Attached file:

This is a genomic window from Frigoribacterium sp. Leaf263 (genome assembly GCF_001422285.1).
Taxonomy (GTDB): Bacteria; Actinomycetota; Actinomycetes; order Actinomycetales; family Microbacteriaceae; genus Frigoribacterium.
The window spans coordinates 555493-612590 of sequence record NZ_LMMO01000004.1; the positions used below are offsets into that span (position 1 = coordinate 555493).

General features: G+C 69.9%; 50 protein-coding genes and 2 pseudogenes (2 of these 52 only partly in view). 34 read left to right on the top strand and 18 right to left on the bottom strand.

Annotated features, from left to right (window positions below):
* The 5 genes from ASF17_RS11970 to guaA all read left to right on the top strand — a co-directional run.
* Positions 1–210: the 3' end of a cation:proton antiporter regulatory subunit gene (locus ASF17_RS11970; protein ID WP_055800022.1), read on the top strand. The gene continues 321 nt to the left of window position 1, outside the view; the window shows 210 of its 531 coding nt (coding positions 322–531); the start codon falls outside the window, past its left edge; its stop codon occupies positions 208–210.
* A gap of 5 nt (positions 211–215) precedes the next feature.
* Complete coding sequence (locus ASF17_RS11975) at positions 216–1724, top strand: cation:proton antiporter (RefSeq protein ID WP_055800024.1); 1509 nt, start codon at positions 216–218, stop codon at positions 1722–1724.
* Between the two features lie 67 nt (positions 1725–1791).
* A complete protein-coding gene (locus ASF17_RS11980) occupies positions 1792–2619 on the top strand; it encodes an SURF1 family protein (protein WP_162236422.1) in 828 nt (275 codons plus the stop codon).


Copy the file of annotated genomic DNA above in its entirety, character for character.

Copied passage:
This is a genomic window from Frigoribacterium sp. Leaf263 (genome assembly GCF_001422285.1).
Taxonomy (GTDB): Bacteria; Actinomycetota; Actinomycetes; order Actinomycetales; family Microbacteriaceae; genus Frigoribacterium.
The window spans coordinates 555493-612590 of sequence record NZ_LMMO01000004.1; the positions used below are offsets into that span (position 1 = coordinate 555493).

General features: G+C 69.9%; 50 protein-coding genes and 2 pseudogenes (2 of these 52 only partly in view). 34 read left to right on the top strand and 18 right to left on the bottom strand.

Annotated features, from left to right (window positions below):
* The 5 genes from ASF17_RS11970 to guaA all read left to right on the top strand — a co-directional run.
* Positions 1–210: the 3' end of a cation:proton antiporter regulatory subunit gene (locus ASF17_RS11970; protein ID WP_055800022.1), read on the top strand. The gene continues 321 nt to the left of window position 1, outside the view; the window shows 210 of its 531 coding nt (coding positions 322–531); the start codon falls outside the window, past its left edge; its stop codon occupies positions 208–210.
* A gap of 5 nt (positions 211–215) precedes the next feature.
* Complete coding sequence (locus ASF17_RS11975) at positions 216–1724, top strand: cation:proton antiporter (RefSeq protein ID WP_055800024.1); 1509 nt, start codon at positions 216–218, stop codon at positions 1722–1724.
* Between the two features lie 67 nt (positions 1725–1791).
* A complete protein-coding gene (locus ASF17_RS11980) occupies positions 1792–2619 on the top strand; it encodes an SURF1 family protein (protein WP_162236422.1) in 828 nt (275 codons plus the stop codon).